After officially wrapping up 12 months of generally solid market activity, much of the first week of January was a less-than-encouraging start to a new investing year, says Jason Colodne, co-founder of Colbeck Capital Management, an NYC-based private equity asset management organization focused on strategic lending. Here’s a look at some of last week’s highlights.
On Friday, Jan. 7, the Bureau of Labor Statistics (BLS) released its latest jobs data, revealing employment and unemployment findings from December. The BLS’ findings indicated employment rose by 199,000 during the month, and the unemployment rate decreased to 3.9%, edging closer to its pre-pandemic 3.5% level.
The number of unemployed persons — which declined by 483,000 to 6.3 million last month — is also now closer to the pre-pandemic amount of unemployed workers, which in February 2020 totaled 5.7 million. Workers’ average hourly earnings also increased in December to $31.31 for private nonfarm payrolls, and $26.61 for private-sector production and nonsupervisory employees. Overall, U.S. workers’ average hourly earnings have shown a 4.7% increase in the past 12 months.
Although December’s BLS survey results were generally positive, the employment report spurred some concern because the job growth increase fell considerably short of the predicted amount, according to Economic Policy Institute analysts. The lower-than-expected results presumably influenced at least some of the volatility the stock market had experienced by midday Friday.
Information the Federal Open Market Committee (FOMC) has shared in the past few weeks also most likely affected recent stock market activity.
A statement released following its mid-December meeting indicated the FOMC — which in November announced it was planning to begin pulling back from Treasury- and mortgage-backed securities purchasing — intended to speed up its plans to reduce securities-related asset purchases. The first increase in the target range for the federal funds rate was also moved up from the first quarter of 2023 to June 2022.
Last week, on Jan. 5, the FOMC released the more detailed minutes from its Dec. 14 and 15, 2021, meeting — which indicated policymakers had expressed concerns about inflationary pressures having increased in recent months.
The FOMC also noted at the meeting that inflation risk, along with continued uncertainty about the pandemic’s ongoing impact, seemingly has had an effect on the investment climate.
Recent Market Activity
Stocks’ final week of 2021, extending from Dec. 27 to Dec. 31, was generally positive, with the S&P 500 and the Dow Jones Industrial Average showing gains of roughly 1% after reaching new highs earlier that week.
Faced with the onset of new COVID-19 variants, political discord and other challenges throughout 2021, market activity was, at times, equally unpredictable and robust this past year — yet eventually ended on a positive note. The Nasdaq Composite, for instance, had a total return of 22%, and the Nasdaq 100 posted a 27.5% return, according to Nasdaq findings.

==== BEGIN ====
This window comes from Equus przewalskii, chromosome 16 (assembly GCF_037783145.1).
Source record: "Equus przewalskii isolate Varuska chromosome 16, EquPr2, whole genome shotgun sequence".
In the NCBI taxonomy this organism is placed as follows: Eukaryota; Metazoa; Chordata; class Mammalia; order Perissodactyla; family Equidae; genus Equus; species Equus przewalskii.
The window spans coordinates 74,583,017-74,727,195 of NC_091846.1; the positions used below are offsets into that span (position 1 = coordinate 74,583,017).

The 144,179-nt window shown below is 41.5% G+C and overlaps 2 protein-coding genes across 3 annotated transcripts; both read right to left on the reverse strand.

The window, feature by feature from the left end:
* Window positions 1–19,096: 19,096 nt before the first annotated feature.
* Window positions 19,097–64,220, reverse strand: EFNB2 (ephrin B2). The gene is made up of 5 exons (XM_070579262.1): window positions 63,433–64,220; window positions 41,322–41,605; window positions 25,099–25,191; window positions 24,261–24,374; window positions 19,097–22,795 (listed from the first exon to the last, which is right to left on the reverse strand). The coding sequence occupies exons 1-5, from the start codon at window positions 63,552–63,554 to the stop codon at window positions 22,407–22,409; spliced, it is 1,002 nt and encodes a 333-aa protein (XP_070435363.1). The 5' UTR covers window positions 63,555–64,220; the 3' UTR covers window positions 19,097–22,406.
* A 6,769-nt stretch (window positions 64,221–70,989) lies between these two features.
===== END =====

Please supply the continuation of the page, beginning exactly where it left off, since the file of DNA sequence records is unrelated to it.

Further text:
In 2021, the Dow gained 18.7%, and the S&P 500, after reaching numerous highs, rose nearly 27% — ending up 26.9% higher — over the year, according to S&P Dow Jones Indices data.
An analysis conducted by the Securities Industry and Financial Markets Association (SIFMA) found, when measured in terms of SPX, virtually all sectors experienced a strong 2021, producing annual returns from the mid-teens to nearly 50%.
Market performance during the first week of January 2022, however, was more mixed. Excluding Friday’s closing results, the market was experiencing declines by the latter portion of the week.
On Thursday, the Nasdaq index dropped, marking its third straight day of declines. The S&P 500 and Dow also had fallen by the end of Thursday. The Dow had declined for the previous two days, and the S&P had been shifting lower all week.
The 10-year Treasury yield — a factor that can influence mortgage rates, which rose to their highest level since May 2020 last week — was on the upswing all week. On Thursday — the day the Fed’s meeting minutes were released — the 10-year Treasury yield increased to 1.75%.
About Jason Colodne
Jason Colodne is the senior transaction partner at Colbeck Capital Management and oversees all aspects of investment execution and portfolio management. Colodne co-founded Colbeck Capital Management as a managing partner in 2009. Colodne’s investment experience spans over two decades.
About Colbeck Capital Management
Colbeck Capital Management (colbeck.com) is a leading, middle-market private credit manager focused on strategic lending. Colbeck partners with companies during periods of transition, providing creative capital solutions. Colbeck sponsors its portfolio companies through consistent engagement with management teams in areas such as finance, capital markets and growth strategies, distinguishing itself from traditional lenders. Founded in 2009 by Jason Colodne and Jason Beckman, the principals have extensive experience investing through different market cycles at leading institutions, including Goldman Sachs and Morgan Stanley.